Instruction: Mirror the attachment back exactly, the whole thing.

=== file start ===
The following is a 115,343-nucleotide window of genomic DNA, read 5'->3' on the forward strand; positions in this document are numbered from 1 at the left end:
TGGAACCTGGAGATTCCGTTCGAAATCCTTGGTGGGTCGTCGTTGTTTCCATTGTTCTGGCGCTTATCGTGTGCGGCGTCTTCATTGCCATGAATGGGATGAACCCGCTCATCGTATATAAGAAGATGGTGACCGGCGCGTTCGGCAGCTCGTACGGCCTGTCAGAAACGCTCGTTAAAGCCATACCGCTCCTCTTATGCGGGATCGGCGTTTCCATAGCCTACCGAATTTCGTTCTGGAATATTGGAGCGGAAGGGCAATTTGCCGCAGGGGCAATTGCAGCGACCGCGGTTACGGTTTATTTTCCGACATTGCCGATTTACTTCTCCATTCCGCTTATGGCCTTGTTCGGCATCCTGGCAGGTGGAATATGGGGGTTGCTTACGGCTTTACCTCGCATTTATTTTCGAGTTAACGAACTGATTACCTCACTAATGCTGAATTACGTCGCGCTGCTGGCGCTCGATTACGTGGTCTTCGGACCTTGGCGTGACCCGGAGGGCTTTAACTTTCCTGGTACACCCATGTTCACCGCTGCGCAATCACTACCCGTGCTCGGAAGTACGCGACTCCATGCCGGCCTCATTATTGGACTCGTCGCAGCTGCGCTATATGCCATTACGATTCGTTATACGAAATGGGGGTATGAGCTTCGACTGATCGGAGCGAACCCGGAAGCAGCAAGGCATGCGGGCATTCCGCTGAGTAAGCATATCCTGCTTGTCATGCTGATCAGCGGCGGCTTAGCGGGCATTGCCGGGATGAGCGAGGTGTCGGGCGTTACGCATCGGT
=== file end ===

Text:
The following is a 115,343-nucleotide window of genomic DNA, read 5'->3' on the forward strand; positions in this document are numbered from 1 at the left end:
TGGAACCTGGAGATTCCGTTCGAAATCCTTGGTGGGTCGTCGTTGTTTCCATTGTTCTGGCGCTTATCGTGTGCGGCGTCTTCATTGCCATGAATGGGATGAACCCGCTCATCGTATATAAGAAGATGGTGACCGGCGCGTTCGGCAGCTCGTACGGCCTGTCAGAAACGCTCGTTAAAGCCATACCGCTCCTCTTATGCGGGATCGGCGTTTCCATAGCCTACCGAATTTCGTTCTGGAATATTGGAGCGGAAGGGCAATTTGCCGCAGGGGCAATTGCAGCGACCGCGGTTACGGTTTATTTTCCGACATTGCCGATTTACTTCTCCATTCCGCTTATGGCCTTGTTCGGCATCCTGGCAGGTGGAATATGGGGGTTGCTTACGGCTTTACCTCGCATTTATTTTCGAGTTAACGAACTGATTACCTCACTAATGCTGAATTACGTCGCGCTGCTGGCGCTCGATTACGTGGTCTTCGGACCTTGGCGTGACCCGGAGGGCTTTAACTTTCCTGGTACACCCATGTTCACCGCTGCGCAATCACTACCCGTGCTCGGAAGTACGCGACTCCATGCCGGCCTCATTATTGGACTCGTCGCAGCTGCGCTATATGCCATTACGATTCGTTATACGAAATGGGGGTATGAGCTTCGACTGATCGGAGCGAACCCGGAAGCAGCAAGGCATGCGGGCATTCCGCTGAGTAAGCATATCCTGCTTGTCATGCTGATCAGCGGCGGCTTAGCGGGCATTGCCGGGATGAGCGAGGTGTCGGGCGTTACGCATCGGT